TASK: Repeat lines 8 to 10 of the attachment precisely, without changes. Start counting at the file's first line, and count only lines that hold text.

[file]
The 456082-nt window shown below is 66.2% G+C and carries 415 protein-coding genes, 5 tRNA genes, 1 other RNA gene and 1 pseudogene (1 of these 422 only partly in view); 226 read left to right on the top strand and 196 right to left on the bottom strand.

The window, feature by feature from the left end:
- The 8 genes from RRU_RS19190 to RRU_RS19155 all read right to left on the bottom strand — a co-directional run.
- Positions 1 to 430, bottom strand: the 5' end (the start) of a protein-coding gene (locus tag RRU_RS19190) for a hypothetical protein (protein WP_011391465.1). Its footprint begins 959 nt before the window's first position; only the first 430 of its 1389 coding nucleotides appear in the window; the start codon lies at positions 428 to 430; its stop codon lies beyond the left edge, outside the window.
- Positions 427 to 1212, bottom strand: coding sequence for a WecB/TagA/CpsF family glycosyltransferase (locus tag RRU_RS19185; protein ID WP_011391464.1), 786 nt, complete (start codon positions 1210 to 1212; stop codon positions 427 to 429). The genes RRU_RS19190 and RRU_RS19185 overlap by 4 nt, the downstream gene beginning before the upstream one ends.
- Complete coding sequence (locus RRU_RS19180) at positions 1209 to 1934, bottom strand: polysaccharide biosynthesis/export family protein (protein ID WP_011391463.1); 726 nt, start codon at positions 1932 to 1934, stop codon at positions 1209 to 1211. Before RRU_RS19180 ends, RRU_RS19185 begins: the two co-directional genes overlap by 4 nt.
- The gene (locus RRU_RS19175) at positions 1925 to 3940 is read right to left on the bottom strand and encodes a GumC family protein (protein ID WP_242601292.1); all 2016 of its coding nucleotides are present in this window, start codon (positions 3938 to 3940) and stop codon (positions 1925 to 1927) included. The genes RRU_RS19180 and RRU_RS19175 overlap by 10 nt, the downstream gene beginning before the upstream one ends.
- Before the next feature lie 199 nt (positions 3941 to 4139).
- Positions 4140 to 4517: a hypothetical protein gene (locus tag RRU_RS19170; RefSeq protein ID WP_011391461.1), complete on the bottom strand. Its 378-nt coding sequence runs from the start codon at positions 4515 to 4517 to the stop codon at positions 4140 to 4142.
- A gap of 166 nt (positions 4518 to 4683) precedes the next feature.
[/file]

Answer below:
- Before the next feature lie 199 nt (positions 3941 to 4139).
- Positions 4140 to 4517: a hypothetical protein gene (locus tag RRU_RS19170; RefSeq protein ID WP_011391461.1), complete on the bottom strand. Its 378-nt coding sequence runs from the start codon at positions 4515 to 4517 to the stop codon at positions 4140 to 4142.
- A gap of 166 nt (positions 4518 to 4683) precedes the next feature.